Blackboard: The Digital Teaching Symposium Spring 2021

Last week I attended Blackboard’s symposium. What a refreshing conference! Even though it was remote it had so many interesting sessions. I wish I was able to listen in on all of them, but that is always the case with conferences, you can’t be in two places at once. In the past when I used to go to conferences with colleagues we would split up and go to different sessions so we could then meet up and share what we learned. The other plus of online conferences is that you can go back and listen to the recorded sessions. So I am hoping to go back and listen to a couple of the sessions I wish I could have listened to, but overlapped with the one I was participating in.

Despite the fact that I have been using Blackboard for over a decade now, I still learned a lot during this conference. I liked how other faculty from all over the world are using this platform. As well as the different tool/apps they use with Blackboard. Looking back in the last 10 years Blackboard has evolved into an amazing teaching platform. It has gone from a very static interface to a fluid and flexible one. It allows the educator to customize it to reflect his/her course requirements as well as the students’ needs. I am not saying that it is perfect, but it has come a long way since I began using it. I have come to appreciate how it helps me to create a very organized course full of information that my students can view and learn from.

During the conference I learned about how to better engage students during the Covid-19 Pandemic. I listened to two educators talk about an app called Padlet, which is an online notice board where instructors can use it to post notes, links, images, videos, document files, etc.  I have not had the opportunity to use Padlet, so I don’t have a real opinion about it, but it seems like an interesting app to use. If you want to find out more about it you can go to: https://padlet.com/

I also learned that I can add video comments to my feedback which is a pretty cool feature as it can make me more accessible, and it gives students the opportunity to get to know me better. The educators that presented in this session were saying that students really like the video feedback as it helps them feel like they are having a real conversation with their instructor. Students compared it to feedback they used to receive when they came to their instructors office hours.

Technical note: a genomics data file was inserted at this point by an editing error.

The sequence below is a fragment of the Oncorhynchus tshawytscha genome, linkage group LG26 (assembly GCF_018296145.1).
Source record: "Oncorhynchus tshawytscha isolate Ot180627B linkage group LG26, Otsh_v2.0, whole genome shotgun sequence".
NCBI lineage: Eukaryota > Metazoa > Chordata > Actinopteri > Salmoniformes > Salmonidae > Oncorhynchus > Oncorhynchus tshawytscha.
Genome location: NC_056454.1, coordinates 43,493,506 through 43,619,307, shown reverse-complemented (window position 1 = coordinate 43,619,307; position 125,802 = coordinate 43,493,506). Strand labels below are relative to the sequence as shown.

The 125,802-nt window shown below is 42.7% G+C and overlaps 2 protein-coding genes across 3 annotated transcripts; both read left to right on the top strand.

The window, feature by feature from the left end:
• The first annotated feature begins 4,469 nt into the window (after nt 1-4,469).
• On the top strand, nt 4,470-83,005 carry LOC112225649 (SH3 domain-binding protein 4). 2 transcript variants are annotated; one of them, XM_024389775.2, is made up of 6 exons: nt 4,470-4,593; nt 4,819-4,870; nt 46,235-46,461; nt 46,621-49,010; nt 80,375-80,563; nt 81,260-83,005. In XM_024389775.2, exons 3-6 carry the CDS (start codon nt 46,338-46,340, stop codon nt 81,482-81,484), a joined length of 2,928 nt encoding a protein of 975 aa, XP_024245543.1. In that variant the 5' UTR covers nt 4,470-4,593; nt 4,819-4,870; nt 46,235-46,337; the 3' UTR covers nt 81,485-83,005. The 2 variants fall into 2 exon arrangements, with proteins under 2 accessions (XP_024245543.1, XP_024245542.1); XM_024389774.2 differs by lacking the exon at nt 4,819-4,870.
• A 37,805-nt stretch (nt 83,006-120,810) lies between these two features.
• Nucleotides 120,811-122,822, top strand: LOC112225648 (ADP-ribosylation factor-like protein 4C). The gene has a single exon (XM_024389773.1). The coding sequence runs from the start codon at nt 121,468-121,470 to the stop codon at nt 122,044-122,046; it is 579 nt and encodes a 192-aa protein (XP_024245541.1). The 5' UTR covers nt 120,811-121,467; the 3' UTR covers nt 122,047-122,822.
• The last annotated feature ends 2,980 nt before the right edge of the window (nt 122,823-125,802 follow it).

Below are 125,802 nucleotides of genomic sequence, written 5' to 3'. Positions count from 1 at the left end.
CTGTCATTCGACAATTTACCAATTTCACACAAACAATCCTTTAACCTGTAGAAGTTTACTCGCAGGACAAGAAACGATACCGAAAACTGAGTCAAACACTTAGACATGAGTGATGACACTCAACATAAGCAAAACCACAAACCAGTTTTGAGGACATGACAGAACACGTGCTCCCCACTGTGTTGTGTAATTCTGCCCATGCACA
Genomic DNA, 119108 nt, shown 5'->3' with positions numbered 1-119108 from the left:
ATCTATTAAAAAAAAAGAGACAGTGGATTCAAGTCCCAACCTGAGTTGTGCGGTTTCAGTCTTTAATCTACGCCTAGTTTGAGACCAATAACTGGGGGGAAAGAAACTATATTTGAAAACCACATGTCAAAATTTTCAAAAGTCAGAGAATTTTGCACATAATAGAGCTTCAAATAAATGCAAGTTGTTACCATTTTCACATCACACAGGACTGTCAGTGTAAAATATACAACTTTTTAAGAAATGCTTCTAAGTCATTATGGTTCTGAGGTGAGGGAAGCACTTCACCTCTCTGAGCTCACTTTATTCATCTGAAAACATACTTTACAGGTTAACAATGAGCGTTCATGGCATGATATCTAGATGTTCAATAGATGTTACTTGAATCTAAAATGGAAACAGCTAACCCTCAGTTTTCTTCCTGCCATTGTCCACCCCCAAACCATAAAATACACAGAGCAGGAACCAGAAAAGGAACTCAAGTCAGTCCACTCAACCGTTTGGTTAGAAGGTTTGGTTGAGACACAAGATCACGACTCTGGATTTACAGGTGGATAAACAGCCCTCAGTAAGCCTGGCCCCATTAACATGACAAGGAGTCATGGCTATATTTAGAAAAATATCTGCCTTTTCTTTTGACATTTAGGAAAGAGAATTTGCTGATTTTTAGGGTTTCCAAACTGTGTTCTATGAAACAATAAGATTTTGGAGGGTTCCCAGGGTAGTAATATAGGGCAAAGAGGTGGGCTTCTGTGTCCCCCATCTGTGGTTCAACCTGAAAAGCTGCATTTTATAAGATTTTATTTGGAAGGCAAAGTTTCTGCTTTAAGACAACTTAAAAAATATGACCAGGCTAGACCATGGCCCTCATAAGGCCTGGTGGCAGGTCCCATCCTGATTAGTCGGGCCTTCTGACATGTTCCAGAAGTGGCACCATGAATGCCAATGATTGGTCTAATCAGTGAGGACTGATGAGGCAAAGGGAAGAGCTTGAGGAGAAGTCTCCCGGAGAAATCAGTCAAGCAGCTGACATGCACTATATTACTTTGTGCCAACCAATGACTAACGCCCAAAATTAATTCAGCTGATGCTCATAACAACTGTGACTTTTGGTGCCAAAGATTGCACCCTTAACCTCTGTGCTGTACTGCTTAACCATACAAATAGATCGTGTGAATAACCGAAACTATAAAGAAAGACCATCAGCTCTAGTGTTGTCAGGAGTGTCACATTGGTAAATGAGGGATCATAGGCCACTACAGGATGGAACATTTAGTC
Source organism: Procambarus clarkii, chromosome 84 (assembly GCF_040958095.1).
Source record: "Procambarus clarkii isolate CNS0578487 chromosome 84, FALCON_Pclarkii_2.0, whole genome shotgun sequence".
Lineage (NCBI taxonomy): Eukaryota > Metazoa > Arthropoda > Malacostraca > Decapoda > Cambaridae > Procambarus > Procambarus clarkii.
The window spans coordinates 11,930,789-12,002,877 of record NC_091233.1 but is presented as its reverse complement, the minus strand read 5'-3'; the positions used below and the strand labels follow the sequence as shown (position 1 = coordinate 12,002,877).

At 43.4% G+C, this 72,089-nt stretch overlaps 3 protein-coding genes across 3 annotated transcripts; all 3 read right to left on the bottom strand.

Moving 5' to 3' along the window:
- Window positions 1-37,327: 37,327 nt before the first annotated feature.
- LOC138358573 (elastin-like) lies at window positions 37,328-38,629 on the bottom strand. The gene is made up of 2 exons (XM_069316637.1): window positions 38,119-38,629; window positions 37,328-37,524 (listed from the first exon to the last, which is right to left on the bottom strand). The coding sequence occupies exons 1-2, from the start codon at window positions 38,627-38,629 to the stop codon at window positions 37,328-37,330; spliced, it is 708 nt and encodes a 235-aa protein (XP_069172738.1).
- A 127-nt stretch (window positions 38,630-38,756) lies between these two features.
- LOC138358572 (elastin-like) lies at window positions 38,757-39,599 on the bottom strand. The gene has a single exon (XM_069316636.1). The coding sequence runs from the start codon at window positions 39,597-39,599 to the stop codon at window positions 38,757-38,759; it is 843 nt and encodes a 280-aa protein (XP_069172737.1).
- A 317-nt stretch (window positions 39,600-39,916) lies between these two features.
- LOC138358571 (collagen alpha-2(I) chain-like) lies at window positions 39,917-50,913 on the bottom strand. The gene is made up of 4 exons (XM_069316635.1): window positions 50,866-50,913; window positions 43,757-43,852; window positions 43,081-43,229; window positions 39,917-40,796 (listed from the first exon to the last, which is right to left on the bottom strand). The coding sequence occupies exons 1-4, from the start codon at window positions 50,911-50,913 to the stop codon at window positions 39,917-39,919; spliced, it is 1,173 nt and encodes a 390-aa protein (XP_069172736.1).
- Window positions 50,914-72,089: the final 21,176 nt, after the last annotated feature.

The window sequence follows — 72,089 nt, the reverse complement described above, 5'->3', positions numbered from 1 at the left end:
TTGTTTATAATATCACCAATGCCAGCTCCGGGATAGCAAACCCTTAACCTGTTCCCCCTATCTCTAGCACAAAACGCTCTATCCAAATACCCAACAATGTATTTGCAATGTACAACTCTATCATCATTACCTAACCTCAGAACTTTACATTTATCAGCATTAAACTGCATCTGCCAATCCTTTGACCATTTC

In a different session the speakers talked about was how to organize a Blackboard course, some of the tips they gave were:

  1. Make content easy to find
  2. Give students a checklist
  3. Group content by week or unit
  4. Set intermediate deadlines
  5. Use learning modules for content that must be completed in a set order.

As I was listening, I was happy to see that I do most of what they talked about. The only thing I don’t do is intermediate deadlines. Which I am thinking might be a good idea for large groups assignments to make students accountable.

The other topic I really liked was the session that was all about badges and games. I am not sure how I can incorporate that in my courses, but I will spend part of the summer thinking about this because I believe it is important for students to get small rewards for their work that has nothing to do with their grades.

In one of the sessions, they talked about highlighting exemplary work. The presenter said that it makes the student whose work is highlighted feel rewarded and it also shows to the rest of the students what their teacher considers a representation of good writing. Although I see the value in doing that, I don’t like posting the best assignment because I believe that writing is subjective and personal so if I post what I consider to be the best version of that assignment I feel that I am not allowing my students to be creative and to explore their own writing. Having said that this idea did make me stop and think about it and why I wouldn’t use it.